62. The 1946 catalog 'How Yankee and Yankee Handyman Tools Make Good Mechanics Better' shows a picture on page 8 that clearly seems to have a screw on top of the handle, like mine. See https://archive.org/details/northbrosyankeetools1946/page/n7/mode/1up

  63. I meant a 30A with a screw on top of the handle.

  64. Thank you for the post! I just finished reading it up and am very excited to House sort the following series. Just wanted to let you know that your posts/thoughts/articles give me invaluable insights! I cannot really be thankful enough for all that you do! Currently finishing up your Narratives & Numbers as well. What a Gem as well!

  65. This article helps me a lot. Thanks for sharing valuable information. As I was looking for such information, I have found an article useful like this; you can check it out here. ChoreStop I hope you get more information.


  66. I am a little late to the dance, but I too really appreciate the research and the publishing of the information. It is as valuable today as it was several years ago.

    Being an old Southerner, I will say that these are the only Yankees that I let into my workshop. I have several now, all North Bros. and they are some of the best cordless tools that I own.

    Some people wonder how the "Yankee" name came about, but is seems to me to be rather obvious, coming from the NORTH Brothers...

  67. I just picked up another 31A and the markings a different from the other Yankees that I own. Not the only difference but the last two lines are:


    Any idea of the production year(s)

    Thanks, and thanks again for the great article.

  68. Hello & thank so much. You have resurrected my Grandpa. I’m in tears with the memory. Like many families, dad was scared by his combat in WWII, so we had some chaos at home, Grandpa was an island of calm sanity who taught me so much without saying a word. The coolest thing I got from Grandpa was his Yankee Spiral Ratchet screwdriver Model 131A with North Brothers, Philadelphia & the date 1924 stamped on it. I thought I’d died & gone to heaven!! Even though somewhere along the way it wouldn’t hold the bits. It was my connection to saner, simpler times & Grandpa. I cherished it, broken or not. I put it aside ‘till I had time to look in to where to send it for repair, never thinking *I* could do anything myself. The kids have moved out on their own & gotten married. I now have the Internet & lots of time. Somehow I found your *unbelievable, yes, you can-fix-it* Website!! I might be able to bring Grandpa prized tool back to life. Thanking you for the memories of us in his workshop doesn’t seem like enough, but thank you.
    The only thing standing in my way, since I haven’t done anything is, it still won’t hold a bit. With you “at-my-side” the little “internal clamp-thingy” seems to be missing, but I’m not certain. How do I remove the bit-holder & dissemble it? I’ve watched you excellent repair tutorial, but to me all that seems a bit extreme when all the rest works just fine. When I pull the chuck release knurled collor back, seemingly there is opposing flat sides as if to put a wrench on it & unscrew the bit-holder, but I don’t want to damage the spiral with like Vice-Grips. There is no drive pin to release the bit-holder. I don’t see a screw down inside the bit-holder either. I’m at a loss & not having your experience, I'm stumped. Also I guess if it is missing, I’m gonna need a replacement internal bit locking thingy. You can get me at, ralph.fergason@gmail.com. Help me Obi-Wan, your my only hope!!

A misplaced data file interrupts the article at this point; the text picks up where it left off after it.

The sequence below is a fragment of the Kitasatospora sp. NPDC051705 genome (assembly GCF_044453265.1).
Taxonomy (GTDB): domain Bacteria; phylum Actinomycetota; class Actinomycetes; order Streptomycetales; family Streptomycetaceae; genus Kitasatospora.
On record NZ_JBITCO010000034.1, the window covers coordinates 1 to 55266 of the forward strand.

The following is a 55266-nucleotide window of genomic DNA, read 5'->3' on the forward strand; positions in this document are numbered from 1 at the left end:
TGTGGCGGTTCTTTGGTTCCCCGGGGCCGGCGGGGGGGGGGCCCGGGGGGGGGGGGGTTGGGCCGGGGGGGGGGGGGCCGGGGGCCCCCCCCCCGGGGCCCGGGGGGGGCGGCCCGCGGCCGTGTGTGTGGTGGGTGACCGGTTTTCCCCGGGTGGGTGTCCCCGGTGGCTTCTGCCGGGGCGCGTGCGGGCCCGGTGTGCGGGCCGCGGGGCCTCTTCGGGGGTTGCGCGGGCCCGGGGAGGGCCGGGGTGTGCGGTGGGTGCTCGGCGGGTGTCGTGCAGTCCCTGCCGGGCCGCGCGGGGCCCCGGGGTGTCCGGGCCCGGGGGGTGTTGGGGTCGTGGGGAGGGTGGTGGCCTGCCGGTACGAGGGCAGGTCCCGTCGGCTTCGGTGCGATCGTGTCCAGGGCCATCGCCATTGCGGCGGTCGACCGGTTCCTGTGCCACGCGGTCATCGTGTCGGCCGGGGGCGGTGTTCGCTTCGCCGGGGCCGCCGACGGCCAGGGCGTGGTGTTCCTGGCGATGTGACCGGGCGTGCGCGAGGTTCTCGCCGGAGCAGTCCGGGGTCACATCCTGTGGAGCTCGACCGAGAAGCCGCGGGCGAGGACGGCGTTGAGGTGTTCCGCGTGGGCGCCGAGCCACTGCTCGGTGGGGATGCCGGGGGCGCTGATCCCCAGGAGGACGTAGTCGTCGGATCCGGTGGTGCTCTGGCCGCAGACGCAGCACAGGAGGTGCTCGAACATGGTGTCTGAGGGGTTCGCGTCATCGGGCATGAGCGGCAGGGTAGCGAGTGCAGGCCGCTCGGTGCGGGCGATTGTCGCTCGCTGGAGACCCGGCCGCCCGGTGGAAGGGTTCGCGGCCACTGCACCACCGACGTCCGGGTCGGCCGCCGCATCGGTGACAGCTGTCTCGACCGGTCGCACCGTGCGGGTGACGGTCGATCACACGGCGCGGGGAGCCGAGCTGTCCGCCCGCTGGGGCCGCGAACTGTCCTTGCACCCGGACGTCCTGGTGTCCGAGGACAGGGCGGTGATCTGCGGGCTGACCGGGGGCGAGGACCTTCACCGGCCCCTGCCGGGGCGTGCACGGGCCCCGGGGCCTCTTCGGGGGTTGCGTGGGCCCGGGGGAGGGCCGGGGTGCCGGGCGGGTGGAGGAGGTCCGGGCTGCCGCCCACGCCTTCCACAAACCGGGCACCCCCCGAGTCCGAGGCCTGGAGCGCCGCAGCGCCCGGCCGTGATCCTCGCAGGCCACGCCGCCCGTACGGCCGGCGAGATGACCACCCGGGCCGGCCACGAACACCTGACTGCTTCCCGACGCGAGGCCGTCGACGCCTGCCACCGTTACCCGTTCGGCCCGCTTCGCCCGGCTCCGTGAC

69. I have read this post several times. despite my best efforts I have been completely at a lose to find a place to purchase your Japanese Jet SD-1300. I love my Yankee screwdrivers and that would really be great to work with using the standard hex bits as it does. Can you point me in the direction of finding one? Thank you for any help you can provide.

  70. Thank you for this fascinating research. My great grandfather has a patent on this kind of tool. I would like to send you information about it and get your impression. Please get in touch. This is Eric at eefryxell@hotmail.com.

  71. This is a great read! I recently picked up one of these at an antiques shop for cheap because it seemed like a nice tool to have. Then I found myself curious about its age and this is the most accessable and informative info I've found in it.
    (FYI as best I can make out it says "Yankee No. 30, North Bros Mfg Co. Phil PA U.S.A., followed by some patent info)

  72. fantastic information for enthusiastic collectors and retired woodworkers/joiners.
    I do have my original driver that I bought in the early 70s when an apprentice in the UK. It's a 131a made in Sheffield England, however well worn as my work was often on boats.that particular driver I used to refasten planking on a 48ft sailboat.. all 3800 bronze screws.. remove and replaced.
    This driver has literally been down to Southern Africa and all over Canada, but unfortunately, at some point someone had tried loosen up the barrel and in doing so, lost the reverse forward locking mechanism that's under the sleeve and screw that holds the sleeve .. My question is are they available or anyone happen to have any. My Grand Nephew is about to transfer to Civ Div in the Marines and is going to live renovate our off grid cabin. He is a great woodworker but chose the marines as a career .. So any help is appretiated .

  73. Hello Bob, I have a North Brothers No. 31 that I am trying to repair. Does the bit chuck come apart? I am trying to remove the shaft to get to the locking ring (shaft will not lock in place). The snap ring or lock ring on the handle end of the shaft will not come off. Any ideas. Is there any place to find a breakdown diagram for the older screwdrivers. Thank you. Wayne